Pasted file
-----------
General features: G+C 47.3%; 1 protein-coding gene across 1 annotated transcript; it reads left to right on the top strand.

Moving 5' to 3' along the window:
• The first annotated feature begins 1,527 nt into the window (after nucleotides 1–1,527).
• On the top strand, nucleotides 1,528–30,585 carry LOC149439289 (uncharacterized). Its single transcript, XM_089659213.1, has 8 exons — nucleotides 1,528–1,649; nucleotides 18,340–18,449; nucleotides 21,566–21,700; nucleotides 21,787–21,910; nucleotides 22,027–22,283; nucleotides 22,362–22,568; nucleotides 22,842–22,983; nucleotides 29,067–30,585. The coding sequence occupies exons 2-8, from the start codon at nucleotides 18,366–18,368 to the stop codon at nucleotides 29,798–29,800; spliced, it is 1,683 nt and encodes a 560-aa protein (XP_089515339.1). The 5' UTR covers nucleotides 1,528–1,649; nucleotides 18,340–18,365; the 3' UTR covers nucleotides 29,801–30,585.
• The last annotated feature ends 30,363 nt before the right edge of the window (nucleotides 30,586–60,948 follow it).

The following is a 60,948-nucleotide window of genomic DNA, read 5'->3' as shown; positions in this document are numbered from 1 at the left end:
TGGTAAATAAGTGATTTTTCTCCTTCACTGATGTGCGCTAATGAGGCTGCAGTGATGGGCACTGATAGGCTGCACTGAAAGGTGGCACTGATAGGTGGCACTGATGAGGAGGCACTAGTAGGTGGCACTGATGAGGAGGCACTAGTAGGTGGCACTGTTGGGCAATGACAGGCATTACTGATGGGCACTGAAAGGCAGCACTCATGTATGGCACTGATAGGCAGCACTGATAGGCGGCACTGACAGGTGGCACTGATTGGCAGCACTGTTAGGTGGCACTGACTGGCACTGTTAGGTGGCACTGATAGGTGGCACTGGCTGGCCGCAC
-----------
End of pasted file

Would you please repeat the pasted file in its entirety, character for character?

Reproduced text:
General features: G+C 47.3%; 1 protein-coding gene across 1 annotated transcript; it reads left to right on the top strand.

Moving 5' to 3' along the window:
• The first annotated feature begins 1,527 nt into the window (after nucleotides 1–1,527).
• On the top strand, nucleotides 1,528–30,585 carry LOC149439289 (uncharacterized). Its single transcript, XM_089659213.1, has 8 exons — nucleotides 1,528–1,649; nucleotides 18,340–18,449; nucleotides 21,566–21,700; nucleotides 21,787–21,910; nucleotides 22,027–22,283; nucleotides 22,362–22,568; nucleotides 22,842–22,983; nucleotides 29,067–30,585. The coding sequence occupies exons 2-8, from the start codon at nucleotides 18,366–18,368 to the stop codon at nucleotides 29,798–29,800; spliced, it is 1,683 nt and encodes a 560-aa protein (XP_089515339.1). The 5' UTR covers nucleotides 1,528–1,649; nucleotides 18,340–18,365; the 3' UTR covers nucleotides 29,801–30,585.
• The last annotated feature ends 30,363 nt before the right edge of the window (nucleotides 30,586–60,948 follow it).

The following is a 60,948-nucleotide window of genomic DNA, read 5'->3' as shown; positions in this document are numbered from 1 at the left end:
TGGTAAATAAGTGATTTTTCTCCTTCACTGATGTGCGCTAATGAGGCTGCAGTGATGGGCACTGATAGGCTGCACTGAAAGGTGGCACTGATAGGTGGCACTGATGAGGAGGCACTAGTAGGTGGCACTGATGAGGAGGCACTAGTAGGTGGCACTGTTGGGCAATGACAGGCATTACTGATGGGCACTGAAAGGCAGCACTCATGTATGGCACTGATAGGCAGCACTGATAGGCGGCACTGACAGGTGGCACTGATTGGCAGCACTGTTAGGTGGCACTGACTGGCACTGTTAGGTGGCACTGATAGGTGGCACTGGCTGGCCGCAC